Several factors may account for the high prevalence of PIM use in older adults visiting GOPCs in Hong Kong. First, the prevalence of multimorbidity has been increasing and patients with chronic conditions often consult multiple doctors in public clinics, which can elevate the risk of PIM exposure.27 Although the HA established a chronic disease management programme at selected GOPCs to enhance drug use safety in 2009,28 GOPCs do not conduct regular reviews of a patient’s medication list. Second, healthcare financing might contribute to PIM use. The Hong Kong health system is funded by taxation, and GOPC services, including drug expenses, are highly subsidised.29 The copayment for GOPC services is HK$50 (US$7.5) per visit without any medication copayment,30 compared with an average of HK$200 at a private clinic.29 Consequently, older adults are more willing to attend public clinics and frequent GOPC visits could increase the risk of PIM exposure. In addition, doctors are not required to have formal training in family medicine to practice at GOPCs in Hong Kong.31 Under the circumstances, it is likely that some of the general practitioners at GOPCs may have insufficient knowledge in pharmacotherapy for older adults and lack awareness of the risks of PIM use. Furthermore, the prescribing rate of first-generation antihistamines is relatively high in Hong Kong older patients mainly because clinicians at GOPCS are inclined to prescribe first-generation antihistamines for patients to treat colds. Since the PIM statements with a therapy duration were not included in the current study, the consideration of short-term prescriptions only also contributed to the detection of frequent use of first-generation antihistamines in older adults. Overall, prescribers in Hong Kong should be more careful on prescribing first-generation antihistamines for older patients since the risks may outweigh benefits. In contrast, the prescribing rates of benzodiazepines or other hypnotics were relatively low in Hong Kong compared with that reported in previous studies conducted in other countries.1 This is probably because all the benzodiazepines and other hypnotics are classified as dangerous drugs under the Dangerous Drugs Ordinance in Hong Kong. Clinicians would be very careful when prescribing benzodiazepines or other hypnotics to older adults in Hong Kong. The prescription of benzodiazepines or other hypnotics may occur when there is no better alternative or the benefit outweighs its risk.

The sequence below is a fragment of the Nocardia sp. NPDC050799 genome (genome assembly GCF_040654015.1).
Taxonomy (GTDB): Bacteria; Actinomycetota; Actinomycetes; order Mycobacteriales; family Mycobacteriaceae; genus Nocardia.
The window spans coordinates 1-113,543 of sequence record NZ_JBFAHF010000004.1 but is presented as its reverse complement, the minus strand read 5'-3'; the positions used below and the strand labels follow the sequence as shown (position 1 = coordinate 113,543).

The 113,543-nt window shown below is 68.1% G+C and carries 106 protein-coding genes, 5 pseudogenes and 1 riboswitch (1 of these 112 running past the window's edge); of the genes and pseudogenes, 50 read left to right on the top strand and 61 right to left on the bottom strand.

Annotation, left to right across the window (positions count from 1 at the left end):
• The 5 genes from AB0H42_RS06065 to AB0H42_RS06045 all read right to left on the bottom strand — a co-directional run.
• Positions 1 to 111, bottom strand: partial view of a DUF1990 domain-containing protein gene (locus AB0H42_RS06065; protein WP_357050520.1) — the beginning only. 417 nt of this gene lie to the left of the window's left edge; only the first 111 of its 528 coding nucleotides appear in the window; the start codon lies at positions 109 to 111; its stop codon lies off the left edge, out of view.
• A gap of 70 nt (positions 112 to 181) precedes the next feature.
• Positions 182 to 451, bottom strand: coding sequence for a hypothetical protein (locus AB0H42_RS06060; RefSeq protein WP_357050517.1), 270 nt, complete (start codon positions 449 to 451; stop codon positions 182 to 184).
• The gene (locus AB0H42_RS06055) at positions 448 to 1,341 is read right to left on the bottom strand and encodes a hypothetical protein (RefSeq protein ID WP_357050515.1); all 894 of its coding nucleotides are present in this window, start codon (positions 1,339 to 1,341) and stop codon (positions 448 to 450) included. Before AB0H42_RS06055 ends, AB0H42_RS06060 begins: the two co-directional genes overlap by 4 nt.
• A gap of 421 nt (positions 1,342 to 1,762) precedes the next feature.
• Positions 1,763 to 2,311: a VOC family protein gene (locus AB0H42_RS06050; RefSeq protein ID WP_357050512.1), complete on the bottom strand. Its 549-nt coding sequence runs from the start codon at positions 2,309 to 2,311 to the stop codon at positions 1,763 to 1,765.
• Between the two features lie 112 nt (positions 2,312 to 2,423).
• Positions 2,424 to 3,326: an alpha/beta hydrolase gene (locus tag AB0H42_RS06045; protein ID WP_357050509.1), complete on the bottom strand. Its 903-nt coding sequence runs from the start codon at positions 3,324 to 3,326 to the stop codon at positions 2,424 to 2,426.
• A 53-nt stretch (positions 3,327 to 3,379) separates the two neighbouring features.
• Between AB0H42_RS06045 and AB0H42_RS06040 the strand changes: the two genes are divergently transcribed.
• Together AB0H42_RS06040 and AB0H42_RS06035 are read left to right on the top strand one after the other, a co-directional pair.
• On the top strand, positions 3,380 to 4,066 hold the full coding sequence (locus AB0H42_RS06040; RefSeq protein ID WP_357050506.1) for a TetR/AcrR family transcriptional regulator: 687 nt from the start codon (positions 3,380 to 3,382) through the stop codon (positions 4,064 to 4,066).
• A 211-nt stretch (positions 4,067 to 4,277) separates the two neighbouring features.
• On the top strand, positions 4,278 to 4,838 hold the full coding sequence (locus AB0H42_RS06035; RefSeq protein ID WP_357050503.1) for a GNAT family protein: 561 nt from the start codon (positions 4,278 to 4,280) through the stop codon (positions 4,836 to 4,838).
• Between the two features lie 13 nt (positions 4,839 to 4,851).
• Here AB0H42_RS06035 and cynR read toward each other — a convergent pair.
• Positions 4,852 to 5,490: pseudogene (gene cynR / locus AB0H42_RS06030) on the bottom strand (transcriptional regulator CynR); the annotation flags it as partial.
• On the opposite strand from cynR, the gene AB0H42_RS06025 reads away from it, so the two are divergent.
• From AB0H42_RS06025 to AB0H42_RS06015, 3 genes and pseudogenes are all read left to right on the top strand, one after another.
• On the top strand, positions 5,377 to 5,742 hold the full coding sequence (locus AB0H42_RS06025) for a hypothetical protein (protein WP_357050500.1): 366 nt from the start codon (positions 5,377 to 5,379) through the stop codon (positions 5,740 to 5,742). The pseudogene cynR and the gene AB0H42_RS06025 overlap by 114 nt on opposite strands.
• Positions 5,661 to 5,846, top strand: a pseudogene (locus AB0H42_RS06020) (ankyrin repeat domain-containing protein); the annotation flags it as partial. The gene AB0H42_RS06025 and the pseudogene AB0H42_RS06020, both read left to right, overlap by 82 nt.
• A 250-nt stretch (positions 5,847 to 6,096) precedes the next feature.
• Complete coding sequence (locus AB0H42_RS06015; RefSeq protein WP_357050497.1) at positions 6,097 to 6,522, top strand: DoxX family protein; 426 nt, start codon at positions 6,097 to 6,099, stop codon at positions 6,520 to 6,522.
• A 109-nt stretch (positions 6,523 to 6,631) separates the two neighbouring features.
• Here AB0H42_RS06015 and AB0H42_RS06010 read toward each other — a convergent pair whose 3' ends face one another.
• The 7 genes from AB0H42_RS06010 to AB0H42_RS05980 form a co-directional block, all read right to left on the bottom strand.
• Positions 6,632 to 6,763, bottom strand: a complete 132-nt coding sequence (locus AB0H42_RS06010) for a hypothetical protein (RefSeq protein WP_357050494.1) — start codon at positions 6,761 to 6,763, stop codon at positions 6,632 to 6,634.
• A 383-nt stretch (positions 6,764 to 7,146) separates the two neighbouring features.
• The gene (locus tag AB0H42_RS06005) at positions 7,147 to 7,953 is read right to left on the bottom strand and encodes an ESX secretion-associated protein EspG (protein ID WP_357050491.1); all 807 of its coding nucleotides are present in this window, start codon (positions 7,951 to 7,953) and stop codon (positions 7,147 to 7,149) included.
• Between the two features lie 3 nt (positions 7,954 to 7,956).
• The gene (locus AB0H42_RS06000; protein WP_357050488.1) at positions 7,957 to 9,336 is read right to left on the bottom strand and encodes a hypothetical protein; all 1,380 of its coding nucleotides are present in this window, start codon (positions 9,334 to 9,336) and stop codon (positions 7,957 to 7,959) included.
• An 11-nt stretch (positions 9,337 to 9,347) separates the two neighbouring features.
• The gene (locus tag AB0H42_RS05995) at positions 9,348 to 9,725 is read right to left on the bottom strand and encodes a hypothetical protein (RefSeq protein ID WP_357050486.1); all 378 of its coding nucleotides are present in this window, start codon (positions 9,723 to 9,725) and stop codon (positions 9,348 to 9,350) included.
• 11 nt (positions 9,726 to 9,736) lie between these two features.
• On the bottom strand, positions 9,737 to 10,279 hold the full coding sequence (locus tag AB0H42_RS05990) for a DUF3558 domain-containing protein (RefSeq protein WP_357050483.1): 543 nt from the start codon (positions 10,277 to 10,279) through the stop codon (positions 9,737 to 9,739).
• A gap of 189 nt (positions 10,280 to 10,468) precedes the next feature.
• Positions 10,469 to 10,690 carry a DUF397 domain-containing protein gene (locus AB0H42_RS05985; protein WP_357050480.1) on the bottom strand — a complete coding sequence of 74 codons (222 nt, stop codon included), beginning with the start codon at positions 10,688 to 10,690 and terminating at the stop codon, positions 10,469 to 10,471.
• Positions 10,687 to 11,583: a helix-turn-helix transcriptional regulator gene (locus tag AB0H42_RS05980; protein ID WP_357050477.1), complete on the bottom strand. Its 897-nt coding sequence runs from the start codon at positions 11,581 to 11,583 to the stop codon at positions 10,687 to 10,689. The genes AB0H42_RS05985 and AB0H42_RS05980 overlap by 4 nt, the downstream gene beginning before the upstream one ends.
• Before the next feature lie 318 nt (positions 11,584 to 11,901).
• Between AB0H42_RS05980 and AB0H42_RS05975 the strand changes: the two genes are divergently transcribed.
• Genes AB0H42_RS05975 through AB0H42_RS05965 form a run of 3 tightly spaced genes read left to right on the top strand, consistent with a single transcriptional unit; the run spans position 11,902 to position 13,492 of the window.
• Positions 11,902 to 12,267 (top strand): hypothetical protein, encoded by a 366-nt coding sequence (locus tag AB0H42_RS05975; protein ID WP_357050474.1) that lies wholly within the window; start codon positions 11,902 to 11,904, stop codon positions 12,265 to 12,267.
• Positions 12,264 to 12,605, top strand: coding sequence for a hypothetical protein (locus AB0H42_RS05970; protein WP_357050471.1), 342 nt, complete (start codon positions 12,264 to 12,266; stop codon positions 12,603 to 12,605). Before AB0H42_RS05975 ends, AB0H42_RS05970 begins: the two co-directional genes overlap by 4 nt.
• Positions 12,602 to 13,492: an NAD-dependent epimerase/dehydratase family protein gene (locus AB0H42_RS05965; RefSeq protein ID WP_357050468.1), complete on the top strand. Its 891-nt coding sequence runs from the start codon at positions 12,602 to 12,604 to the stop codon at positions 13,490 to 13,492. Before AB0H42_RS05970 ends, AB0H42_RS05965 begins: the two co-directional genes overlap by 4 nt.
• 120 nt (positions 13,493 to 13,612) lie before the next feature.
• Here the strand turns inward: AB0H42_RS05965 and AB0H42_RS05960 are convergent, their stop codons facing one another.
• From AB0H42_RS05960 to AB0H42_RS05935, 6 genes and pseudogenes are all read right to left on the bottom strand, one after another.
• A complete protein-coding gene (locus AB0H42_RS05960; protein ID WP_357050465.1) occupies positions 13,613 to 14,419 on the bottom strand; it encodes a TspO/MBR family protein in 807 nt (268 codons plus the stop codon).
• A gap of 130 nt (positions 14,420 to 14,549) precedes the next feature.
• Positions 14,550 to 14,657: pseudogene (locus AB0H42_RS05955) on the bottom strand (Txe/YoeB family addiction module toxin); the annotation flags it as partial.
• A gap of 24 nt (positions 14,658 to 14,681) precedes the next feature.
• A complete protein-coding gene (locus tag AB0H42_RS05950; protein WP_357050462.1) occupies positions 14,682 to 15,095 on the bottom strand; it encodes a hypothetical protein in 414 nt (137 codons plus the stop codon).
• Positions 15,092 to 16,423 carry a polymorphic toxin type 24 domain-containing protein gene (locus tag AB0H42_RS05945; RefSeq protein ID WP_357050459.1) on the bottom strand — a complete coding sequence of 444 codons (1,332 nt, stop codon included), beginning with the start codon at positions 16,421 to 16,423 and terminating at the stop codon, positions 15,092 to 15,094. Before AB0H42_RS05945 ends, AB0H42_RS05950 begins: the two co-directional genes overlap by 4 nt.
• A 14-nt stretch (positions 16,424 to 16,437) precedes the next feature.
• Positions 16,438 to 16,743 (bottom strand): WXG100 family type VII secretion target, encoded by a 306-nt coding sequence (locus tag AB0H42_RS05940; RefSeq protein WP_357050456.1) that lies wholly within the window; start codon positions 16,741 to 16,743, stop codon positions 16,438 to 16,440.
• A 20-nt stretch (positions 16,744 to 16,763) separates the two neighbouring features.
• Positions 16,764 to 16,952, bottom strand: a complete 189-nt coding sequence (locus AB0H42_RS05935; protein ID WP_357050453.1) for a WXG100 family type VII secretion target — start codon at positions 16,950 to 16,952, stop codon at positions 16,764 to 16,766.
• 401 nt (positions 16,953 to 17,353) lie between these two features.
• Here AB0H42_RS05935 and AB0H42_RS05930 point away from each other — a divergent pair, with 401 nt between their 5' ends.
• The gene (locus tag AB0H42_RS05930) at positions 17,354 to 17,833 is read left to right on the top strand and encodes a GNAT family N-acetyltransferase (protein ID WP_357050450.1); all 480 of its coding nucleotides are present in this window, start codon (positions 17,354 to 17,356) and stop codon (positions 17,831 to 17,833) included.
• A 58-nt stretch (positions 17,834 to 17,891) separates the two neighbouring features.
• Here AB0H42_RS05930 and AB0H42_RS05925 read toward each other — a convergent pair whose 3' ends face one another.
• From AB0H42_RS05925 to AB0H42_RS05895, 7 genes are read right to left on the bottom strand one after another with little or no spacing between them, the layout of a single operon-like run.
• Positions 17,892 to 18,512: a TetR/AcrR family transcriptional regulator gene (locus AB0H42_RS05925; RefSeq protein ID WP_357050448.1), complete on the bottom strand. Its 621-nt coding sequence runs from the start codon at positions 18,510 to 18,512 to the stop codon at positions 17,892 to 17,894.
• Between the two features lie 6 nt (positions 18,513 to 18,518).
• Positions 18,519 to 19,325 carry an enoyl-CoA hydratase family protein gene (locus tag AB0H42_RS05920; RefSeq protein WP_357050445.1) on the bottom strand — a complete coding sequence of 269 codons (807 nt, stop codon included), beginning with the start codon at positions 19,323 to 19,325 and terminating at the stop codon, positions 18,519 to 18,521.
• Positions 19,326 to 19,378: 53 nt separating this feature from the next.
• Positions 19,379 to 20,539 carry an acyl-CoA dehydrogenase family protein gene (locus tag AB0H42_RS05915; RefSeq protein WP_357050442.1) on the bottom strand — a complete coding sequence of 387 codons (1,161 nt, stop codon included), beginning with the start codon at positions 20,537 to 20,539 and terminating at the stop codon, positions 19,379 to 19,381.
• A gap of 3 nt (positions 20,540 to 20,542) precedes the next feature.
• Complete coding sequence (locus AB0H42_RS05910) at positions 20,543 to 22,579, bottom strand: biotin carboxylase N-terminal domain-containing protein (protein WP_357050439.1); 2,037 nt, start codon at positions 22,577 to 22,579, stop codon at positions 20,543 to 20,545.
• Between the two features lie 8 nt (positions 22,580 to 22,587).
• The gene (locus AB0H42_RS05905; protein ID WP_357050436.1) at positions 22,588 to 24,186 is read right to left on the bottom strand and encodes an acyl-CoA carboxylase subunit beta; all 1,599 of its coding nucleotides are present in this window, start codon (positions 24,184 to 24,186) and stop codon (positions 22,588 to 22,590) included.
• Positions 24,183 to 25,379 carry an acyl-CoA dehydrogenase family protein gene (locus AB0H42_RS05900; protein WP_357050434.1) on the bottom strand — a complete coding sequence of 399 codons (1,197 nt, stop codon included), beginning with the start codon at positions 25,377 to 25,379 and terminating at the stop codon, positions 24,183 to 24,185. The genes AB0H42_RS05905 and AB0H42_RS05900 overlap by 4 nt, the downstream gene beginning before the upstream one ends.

Previous studies suggested that the prescribing of PIMs was associated with the female gender, advancing age and larger number of drugs prescribed.32 The results of the current study were consistent with previous studies in terms of greater risk of PIM use in females and patients who were prescribed more drugs. However, the variable age was not significantly associated with PIM use. Some recent studies have indicated that the risk of receiving PIMs decreases with age.12 33 The inconsistent results may depend on the study sample, the PIM criteria applied and the inclusion of diagnoses, making it difficult to make a proper comparison. More evidence is needed to identify the relationship between age and PIM exposure. In the multivariable regression analysis, the number of different drugs prescribed appeared to be the strongest predictor of PIM use. Patients with a larger number of GOPC visits and more than six diagnoses were more likely to be exposed to PIM prescription. Hence, interventions such as medication review, evidence-based drug therapy recommendation guidelines for prescribers, and patient education should be strengthened on these vulnerable older adults.